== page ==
last_write_wins

John Daily jdaily at basho.com
Thu Jan 30 22:18:49 EST 2014


Replies inline.

(Thanks to Russell for the link to my blog series, but honestly, as I now re-read the section on conflict resolution, I’m unhappy with it. It’s a very confusing topic and I regret not doing a better job of clarifying it. This answer will undoubtedly also be more confusing than I’d like.)

On Jan 30, 2014, at 9:53 AM, Guido Medina <guido.medina at temetra.com> wrote:

> All of our buckets have allow_multi=false except for the one bucket we have for CRDT counters, our application requires certain some level of consistency so we have full control of our reads/writes using a fine grain locking mechanism combined with in-memory cache so in our case the LWW=true is what we would want?, now, we haven't touched this parameter so it is at its default value.

It’s a bit confusing to refer to “LWW" because the “last write wins” strategy is often referred to as LWW, and separately we have the a last_write_wins configuration parameter, and they’re not the same thing. I’m going to stick to last_write_wins to be explicit when I’m referring to the parameter, and “last write wins” when referring to the strategy. (Informally I often refer to LWW as the strategy and lww as the parameter, but I’ll spare you that casual pedantry here.)

The “last write wins” strategy comes into play whenever allow_mult is set to false, regardless of the value of last_write_wins.

Setting last_write_wins=true when allow_mult=false will optimize Bitcask[1] “put" requests to not bother reading any existing value to compare vector clocks, but if servers are offline or there are network partitions during the put operation, when read repair or active anti-entropy are invoked later the vector clock (including server timestamp) will be used to guess[2] which version of the object is the “last."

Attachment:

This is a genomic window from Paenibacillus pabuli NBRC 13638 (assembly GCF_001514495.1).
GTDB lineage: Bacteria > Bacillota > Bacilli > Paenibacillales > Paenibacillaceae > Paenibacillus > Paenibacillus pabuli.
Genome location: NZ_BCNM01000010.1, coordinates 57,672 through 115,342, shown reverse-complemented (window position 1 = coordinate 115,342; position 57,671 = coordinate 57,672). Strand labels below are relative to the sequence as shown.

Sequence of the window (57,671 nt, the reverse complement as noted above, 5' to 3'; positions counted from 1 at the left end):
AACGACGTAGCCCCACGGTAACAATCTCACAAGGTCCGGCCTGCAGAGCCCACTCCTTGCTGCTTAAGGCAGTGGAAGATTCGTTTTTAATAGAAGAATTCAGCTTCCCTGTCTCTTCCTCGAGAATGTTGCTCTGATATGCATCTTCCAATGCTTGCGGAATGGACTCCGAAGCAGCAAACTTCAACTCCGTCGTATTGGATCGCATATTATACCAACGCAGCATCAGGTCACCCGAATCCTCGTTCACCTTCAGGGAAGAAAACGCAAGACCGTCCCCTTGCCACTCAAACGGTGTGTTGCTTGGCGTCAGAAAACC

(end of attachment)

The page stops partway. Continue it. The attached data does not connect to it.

If you can truly guarantee serialization at the application layer and you can guarantee that no two updates to a single value will occur within the worst-case clock skew across your cluster, then the “last write wins” strategy is reasonable. If you have any doubt about either and data safety is important, you really should set allow_mult=true and deal with siblings.

Unfortunately, worst-case clock skew across a cluster can be pretty bad. NTP will typically keep it under control, but it’s all too easy for both NTP and your monitoring of NTP to be broken.

> 
> I'm assuming it will improve performance for our case, but, if we set LWW=true, will it affect the bucket(s) with allow_multi=true, is it safe to assume that if allow_multi=true LWW will be ignored? We only modify bucket properties using Riak Java client 1.4.x atm.

No, it’s definitely not safe. If you set your cluster default to last_write_wins=true, you should explicitly set your allow_mult=true buckets to last_write_wins=false using the Java client. As Russell indicated, the behavior if both allow_mult and last_write_wins are set to true is undefined and not guaranteed at all to be what you want, regardless of the current state of the code.

> 
> Also, about safety, LWW=true uses timestamp? and LWW=false uses vclock?, future of both?, should we leave it untouched? we don't really want to use something that could jeopardise our data consistency requirement even if it means better performance.

Vector clocks (with embedded server timestamps) are used to help Riak decide what to do about data inconsistencies regardless of the configuration settings. Riak generates (or updates) vector clocks with each put.

-John


[1] Why does last_write_wins=true only really impact Bitcask writes? If the backend supports 2i (Memory or LevelDB currently) then we have to read the old value from disk to determine whether any indexes need to be updated when that value is replaced.

[2] You could use the word “determine” here, but given the inherent unreliability of server clocks, it’s just as accurate to say “guess."


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